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  • ‘Caps nap road goal
  • Techera sent off in 71′
  • Return leg March 2

Kekuta Manneh and Bradley Wright-Phillips traded goals as the Vancouver Whitecaps and New York Red Bulls drew 1-1 in their CONCACAF Champions League quarterfinal first leg on Wednesday at Red Bull Arena.

Cristian Techera sent the ‘Caps down to 10 men in the 71st minute when he connected with a kick between Sal Zizzo’s legs.

A deft touch by Wright-Phillips set up Sacha Kljestan for a fifth minute chance, but two sliding Whitecaps helped pressure the captain’s shot wide of the near post.

Vancouver had a chance two minutes later when Alphonso Davies played Russell Teibert down the right wing, and the Whitecaps wide man curled a shot wide of the far post.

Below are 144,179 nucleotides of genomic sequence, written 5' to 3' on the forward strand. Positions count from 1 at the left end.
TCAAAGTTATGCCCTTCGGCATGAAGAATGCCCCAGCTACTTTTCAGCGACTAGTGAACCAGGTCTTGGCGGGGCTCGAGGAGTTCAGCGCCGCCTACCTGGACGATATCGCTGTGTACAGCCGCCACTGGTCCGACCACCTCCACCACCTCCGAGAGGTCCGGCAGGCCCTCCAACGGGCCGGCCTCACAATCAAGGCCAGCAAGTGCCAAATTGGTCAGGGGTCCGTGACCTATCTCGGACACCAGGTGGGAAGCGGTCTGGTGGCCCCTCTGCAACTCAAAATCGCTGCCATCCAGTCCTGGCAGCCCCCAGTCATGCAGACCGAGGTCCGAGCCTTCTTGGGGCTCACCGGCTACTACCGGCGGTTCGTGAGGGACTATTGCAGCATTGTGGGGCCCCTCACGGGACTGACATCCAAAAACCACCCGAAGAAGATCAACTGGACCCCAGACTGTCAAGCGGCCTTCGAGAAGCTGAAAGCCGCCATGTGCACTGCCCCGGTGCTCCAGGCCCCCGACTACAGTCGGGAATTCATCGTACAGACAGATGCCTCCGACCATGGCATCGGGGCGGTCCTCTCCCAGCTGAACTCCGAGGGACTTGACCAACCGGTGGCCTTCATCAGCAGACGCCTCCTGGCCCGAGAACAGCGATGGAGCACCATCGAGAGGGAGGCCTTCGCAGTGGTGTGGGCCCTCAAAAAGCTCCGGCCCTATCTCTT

[ MORE: Amazing beach soccer bicycle kick goal ]

The Whitecaps beat Luis Robles before halftime. Kendall Waston flicked a ball toward the net, and Kekuta used his head to turn the ball off Justin Bilyeu and behind Robles. 1-0, 39′.

A foul outside the 18 nearly saw Kljestan level it up with a 45th minute free kick.

Kljestan should’ve tied it up with a PK just after the break. He didn’t, barely chipping his Panenka attempt above shin level. Woof.

Wright-Phillips made it 1-1 in the 62nd minute, when Zizzo’s cross dropped at his feet. A quick reaction had the ball in the back of the net.

Sacha Kljestan stars in “When Panenkas Fail” (video)

HARRISON, NJ - MARCH 22:  Sacha Kljestan #16 of New York Red Bulls heads the ball in front of Steve Birnbaum #15 of D.C. United during their match at Red Bull Arena on March 22, 2015 in Harrison, New Jersey.  (Photo by Jeff Zelevansky/Getty Images)